When Cassie and Tem Miles’ first child arrived in June of 2009, they became immersed in all of the joys parenthood. Emma was their little angel and a wonderful addition to the family. And as all parents do, they envisioned what her life would be like. However before she was six months old they were blindsided by the results of a CT scan done to determine why her head was measuring small.
The Miles’ began the arduous process of medical testing, ultimately finding out that Emma had severe brain damage likely caused by a series of mini strokes that occurred before she was born. Just days before Christmas that year, they were sitting in front of a pediatric neurologist at the Greenwood Genetic Center in North Charleston looking for answers. And while the doctor could not predict what Emma’s future might look like, he counseled these young parents. The key for Emma’s development was to provide her with as much therapy as possible, especially during the critical years before age five.
There is no playbook for families in this situation. They need to piece together what is best for their child without knowing what that should look like. Cassie continued to work for another six months until she realized the impossibility of maintaining Emma’s busy schedule and being a good attorney. She just didn’t have a choice, a problem that so many parents face. Caring for a child with severe special needs is more than a full-time job.
For the next few years Cassie shuffled Emma to her various medical and therapy appointments. “And while we were doing everything humanly possible for Emma, we had an incredible sense of guilt, believing we were not doing enough. We started to feel like bad therapists and inadequate parents,” shared Tem.
Then in 2011, the Miles’ learned about an amazing organization right here in Columbia that was providing cutting-edge therapies for children like Emma. The Therapy Place offered physical, occupational and speech therapies. In addition, they were about to launch Bridges, a year-round therapeutic preschool program for children ages 2-5 with developmental delays. Emma was one of the first children to enter the new program, the only one of its kind in South Carolina.
The children in Bridges receive care from a team of professionals including pediatric therapists, special education/early childhood teachers and aides who work together to customize each child’s curriculum. Partnering these professionals with each child’s parents, leads to amazing results.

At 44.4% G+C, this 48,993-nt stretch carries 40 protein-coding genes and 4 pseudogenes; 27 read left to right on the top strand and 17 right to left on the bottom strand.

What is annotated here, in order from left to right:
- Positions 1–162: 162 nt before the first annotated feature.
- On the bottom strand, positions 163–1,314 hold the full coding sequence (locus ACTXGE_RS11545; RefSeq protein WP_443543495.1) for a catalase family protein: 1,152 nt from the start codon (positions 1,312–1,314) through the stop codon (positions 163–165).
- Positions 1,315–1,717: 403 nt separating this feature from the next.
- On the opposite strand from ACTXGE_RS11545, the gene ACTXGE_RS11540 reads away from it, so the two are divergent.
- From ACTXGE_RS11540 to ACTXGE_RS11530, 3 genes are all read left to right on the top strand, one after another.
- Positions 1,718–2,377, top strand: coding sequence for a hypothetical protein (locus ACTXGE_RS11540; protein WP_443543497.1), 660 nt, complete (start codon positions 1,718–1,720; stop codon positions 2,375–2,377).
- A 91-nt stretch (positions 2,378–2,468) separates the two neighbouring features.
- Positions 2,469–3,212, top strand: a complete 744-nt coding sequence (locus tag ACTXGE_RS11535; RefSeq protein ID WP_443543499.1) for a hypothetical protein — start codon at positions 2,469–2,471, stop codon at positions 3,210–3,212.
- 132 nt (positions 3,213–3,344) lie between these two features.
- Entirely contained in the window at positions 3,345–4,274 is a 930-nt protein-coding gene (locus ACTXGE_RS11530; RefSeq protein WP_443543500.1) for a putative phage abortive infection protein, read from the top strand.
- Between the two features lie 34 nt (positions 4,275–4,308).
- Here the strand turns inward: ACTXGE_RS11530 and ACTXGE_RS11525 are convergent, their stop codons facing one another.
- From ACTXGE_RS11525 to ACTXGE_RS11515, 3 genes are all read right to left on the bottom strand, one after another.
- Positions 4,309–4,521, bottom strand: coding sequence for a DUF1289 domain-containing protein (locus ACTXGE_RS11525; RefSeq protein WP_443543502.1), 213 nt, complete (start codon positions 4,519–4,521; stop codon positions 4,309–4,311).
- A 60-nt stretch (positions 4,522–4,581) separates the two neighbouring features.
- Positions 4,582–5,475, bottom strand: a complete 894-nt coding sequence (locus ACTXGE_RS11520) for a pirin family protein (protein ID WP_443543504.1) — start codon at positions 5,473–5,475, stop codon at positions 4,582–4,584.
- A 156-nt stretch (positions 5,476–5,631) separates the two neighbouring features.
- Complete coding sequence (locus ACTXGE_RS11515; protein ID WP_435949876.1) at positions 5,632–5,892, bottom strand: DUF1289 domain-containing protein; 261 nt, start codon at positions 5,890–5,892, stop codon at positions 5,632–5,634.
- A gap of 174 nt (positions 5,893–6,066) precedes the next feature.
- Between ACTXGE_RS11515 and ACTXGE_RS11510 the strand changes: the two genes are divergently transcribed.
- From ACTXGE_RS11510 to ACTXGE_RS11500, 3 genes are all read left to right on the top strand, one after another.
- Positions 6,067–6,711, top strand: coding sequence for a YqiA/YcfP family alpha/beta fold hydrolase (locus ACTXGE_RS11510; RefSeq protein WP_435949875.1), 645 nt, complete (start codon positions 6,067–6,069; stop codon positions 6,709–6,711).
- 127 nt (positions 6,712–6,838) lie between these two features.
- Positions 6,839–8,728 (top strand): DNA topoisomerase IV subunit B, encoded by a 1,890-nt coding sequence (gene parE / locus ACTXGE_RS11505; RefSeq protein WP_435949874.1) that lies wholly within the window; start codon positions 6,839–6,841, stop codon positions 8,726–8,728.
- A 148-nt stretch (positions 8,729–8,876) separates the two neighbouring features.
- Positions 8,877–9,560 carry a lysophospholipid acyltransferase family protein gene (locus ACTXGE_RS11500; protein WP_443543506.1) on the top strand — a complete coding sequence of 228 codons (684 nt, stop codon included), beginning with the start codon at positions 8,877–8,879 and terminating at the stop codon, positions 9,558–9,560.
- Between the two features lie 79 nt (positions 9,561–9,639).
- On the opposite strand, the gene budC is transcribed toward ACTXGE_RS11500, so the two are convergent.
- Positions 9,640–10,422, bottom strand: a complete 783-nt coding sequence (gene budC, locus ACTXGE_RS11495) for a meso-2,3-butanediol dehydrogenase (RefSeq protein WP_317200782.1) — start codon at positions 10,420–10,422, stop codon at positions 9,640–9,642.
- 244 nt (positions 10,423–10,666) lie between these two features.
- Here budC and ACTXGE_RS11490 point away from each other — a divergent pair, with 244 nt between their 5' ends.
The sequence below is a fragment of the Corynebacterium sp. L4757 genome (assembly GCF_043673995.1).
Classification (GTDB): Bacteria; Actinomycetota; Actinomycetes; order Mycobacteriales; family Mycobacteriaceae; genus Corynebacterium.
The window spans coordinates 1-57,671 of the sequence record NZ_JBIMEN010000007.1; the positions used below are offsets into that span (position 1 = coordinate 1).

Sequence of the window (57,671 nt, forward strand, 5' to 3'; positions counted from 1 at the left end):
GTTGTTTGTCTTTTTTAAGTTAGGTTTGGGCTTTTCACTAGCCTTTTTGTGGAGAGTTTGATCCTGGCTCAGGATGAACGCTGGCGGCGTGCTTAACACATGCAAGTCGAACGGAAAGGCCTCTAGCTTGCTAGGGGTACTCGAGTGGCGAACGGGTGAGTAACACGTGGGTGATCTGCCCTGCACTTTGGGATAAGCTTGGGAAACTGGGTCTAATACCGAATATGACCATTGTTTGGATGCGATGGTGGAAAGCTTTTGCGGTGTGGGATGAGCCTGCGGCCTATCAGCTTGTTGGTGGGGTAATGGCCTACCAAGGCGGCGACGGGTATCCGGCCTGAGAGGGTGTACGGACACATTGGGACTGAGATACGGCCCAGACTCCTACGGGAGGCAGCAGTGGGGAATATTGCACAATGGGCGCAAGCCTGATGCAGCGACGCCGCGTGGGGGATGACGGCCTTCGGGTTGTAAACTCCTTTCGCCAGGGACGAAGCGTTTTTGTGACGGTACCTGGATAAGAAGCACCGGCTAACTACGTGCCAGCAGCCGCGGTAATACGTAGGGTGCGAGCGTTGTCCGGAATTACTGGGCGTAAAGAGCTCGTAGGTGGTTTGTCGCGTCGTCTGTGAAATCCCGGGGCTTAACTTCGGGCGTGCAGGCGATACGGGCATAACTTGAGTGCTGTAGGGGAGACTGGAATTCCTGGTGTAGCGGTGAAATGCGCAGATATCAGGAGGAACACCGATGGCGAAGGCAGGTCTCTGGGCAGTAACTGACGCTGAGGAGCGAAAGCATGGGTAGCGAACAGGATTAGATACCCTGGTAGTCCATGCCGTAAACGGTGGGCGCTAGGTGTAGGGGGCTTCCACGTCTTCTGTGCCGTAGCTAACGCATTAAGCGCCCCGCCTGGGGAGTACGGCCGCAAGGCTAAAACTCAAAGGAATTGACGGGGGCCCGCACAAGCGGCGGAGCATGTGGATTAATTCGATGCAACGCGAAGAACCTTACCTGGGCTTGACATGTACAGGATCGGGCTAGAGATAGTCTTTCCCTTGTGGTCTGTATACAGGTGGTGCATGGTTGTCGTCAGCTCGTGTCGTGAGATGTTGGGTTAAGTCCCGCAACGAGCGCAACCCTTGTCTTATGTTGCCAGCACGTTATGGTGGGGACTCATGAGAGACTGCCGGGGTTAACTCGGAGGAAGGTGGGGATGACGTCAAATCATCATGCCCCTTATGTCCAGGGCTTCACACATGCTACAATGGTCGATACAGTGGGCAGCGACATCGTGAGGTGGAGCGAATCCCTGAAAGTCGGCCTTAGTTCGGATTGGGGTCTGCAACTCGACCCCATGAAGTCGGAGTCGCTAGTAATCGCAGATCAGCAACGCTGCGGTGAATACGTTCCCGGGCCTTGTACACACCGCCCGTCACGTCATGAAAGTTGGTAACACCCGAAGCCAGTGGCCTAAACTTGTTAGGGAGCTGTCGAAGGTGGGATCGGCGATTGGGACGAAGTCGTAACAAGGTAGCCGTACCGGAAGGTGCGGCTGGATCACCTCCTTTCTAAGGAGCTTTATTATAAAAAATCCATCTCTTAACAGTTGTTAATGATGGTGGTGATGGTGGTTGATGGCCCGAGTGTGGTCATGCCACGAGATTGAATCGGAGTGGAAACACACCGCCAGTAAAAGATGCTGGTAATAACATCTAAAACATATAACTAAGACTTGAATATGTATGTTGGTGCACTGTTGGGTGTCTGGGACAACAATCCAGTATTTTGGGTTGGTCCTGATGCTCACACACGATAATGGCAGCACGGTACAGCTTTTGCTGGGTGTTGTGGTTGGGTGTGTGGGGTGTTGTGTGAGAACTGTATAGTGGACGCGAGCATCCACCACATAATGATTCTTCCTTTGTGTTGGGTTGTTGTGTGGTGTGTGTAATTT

Emma blossomed at Bridges. Through fundraising and amazing financial support from family and friends, she was also able to utilize the cutting edge therapy called Therasuit. These intense three-week sessions gave her strength and development boosts. When she entered the program, Emma was unable to feed herself, had limited communications skills and was unable to get around. Today she can talk, walk with a walker, and play with her friends. She knows her numbers and letters and loves to stack blocks. And Emma is extremely social, always smiling and laughing.
“While we still have to help Emma with some stretching at home, we now feel like her parents and not only her therapists. I can honestly say that The Therapy Place has dramatically changed our lives. It has allowed us the peace of mind to have more kids, to accept our daughter Emma, and to continue leading fulfilling personal and professional lives,” explained Tem.
Since submitting this article, Emma has begun a new phase of her life. She graduated from Bridges and is now at St. Peters Catholic School. She is in a 4K class along with her sister, Kate. The Miles’ are optimistic about Emma’s transition to St. Peters, thanks to the tremendous collaboration between Erin Bellinder, the Bridges progrm director, and the team at St. Peter’s, including the principal, the school psychologist and the 4K teachers, Mrs. Rolack, and her assistant, Mrs. Robinson.
For more information about The Therapy Place and its programs for children with special needs, visit www.thetherapyplace.org or call 803-787-3033.
Photos by Kimberly Campbell